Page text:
I recently read a wing chun article which compared many of the principles of a CST wing chun to that of tai chi, specifically yielding. Although there are similarities in the training methods of power generation, where I cannot agree is the application, specifically the idea of yielding to an opponent. The definition of yielding is surrendering or giving way to force, for me this is a fundamental flawed approach to defence. The likely hood is that an aggressor is going to bigger than you and have the advantage of momentum on their side (as they are attacking you), so each time you yield you are only likely to get closer to a wall (against which your head can be smashed) or you are allowing them to get into grappling/biting range; neither option is attractive. There is nothing wrong with stepping back, but as a strategy it only holds limited benefit.
I see a lot of wing chun which does yield, in the sense that under a greater force people collapse their own bong saus. This again demonstrates a limited understanding of wing chun. We should not resist the force of an opponent, nor should we match it with muscular force. So what is the answer you may ask? Well if you do not know you need to come to the class more!
A saying in tai chi is that if attacked you use 4 ounces to deal with 100 pounds of force. If you were to 'yield' you would be in breach of this by attempting to offer zero force. In reality you would be swamped before you could try a fancy technique.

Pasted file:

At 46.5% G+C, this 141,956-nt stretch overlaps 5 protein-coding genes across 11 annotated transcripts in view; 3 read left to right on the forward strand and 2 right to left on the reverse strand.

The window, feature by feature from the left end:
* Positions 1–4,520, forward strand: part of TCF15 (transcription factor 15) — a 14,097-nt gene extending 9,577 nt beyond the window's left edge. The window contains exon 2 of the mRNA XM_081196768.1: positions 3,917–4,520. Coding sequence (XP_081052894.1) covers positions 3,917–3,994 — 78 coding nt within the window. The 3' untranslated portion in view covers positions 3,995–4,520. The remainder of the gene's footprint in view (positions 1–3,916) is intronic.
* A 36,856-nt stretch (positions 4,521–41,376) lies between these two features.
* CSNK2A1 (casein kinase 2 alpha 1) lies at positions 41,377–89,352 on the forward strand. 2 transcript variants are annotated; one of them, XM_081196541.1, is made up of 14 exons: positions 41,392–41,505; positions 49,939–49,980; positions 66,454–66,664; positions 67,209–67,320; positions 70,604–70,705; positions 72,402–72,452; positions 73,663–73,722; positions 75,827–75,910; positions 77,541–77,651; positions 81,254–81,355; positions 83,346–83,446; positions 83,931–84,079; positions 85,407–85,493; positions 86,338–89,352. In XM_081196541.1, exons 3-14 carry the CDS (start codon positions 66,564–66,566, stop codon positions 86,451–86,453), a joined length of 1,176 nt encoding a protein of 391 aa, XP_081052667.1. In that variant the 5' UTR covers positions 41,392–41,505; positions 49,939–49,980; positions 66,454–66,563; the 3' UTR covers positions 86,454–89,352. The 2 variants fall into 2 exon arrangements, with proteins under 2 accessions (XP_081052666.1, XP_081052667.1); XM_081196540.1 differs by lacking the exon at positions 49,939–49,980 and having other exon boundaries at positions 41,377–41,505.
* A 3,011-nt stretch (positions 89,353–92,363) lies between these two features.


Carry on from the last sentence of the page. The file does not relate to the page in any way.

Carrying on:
I think that our wing chun is more realistic than this approach. We present our body mass to the opponent in a manner which does not require pushing or excessive muscular effort and once in contact we use our movements to displace their force. A unified relaxed body mass can feel like no effort being exerted by yourself, but it has a very destructive effect on a opponent if you know how to use it. To rely on our wing chun skills we require contact with the opponent; see their force as a gift which you will use against them.
I could write down the various methods we employ to learn this method, but unless you have experienced CST style wing chun they would mean no more than lyics written on a page without hearing the music. To learn this you need to emerse yourself, practice and experience, otherwise you are chasing shadows.
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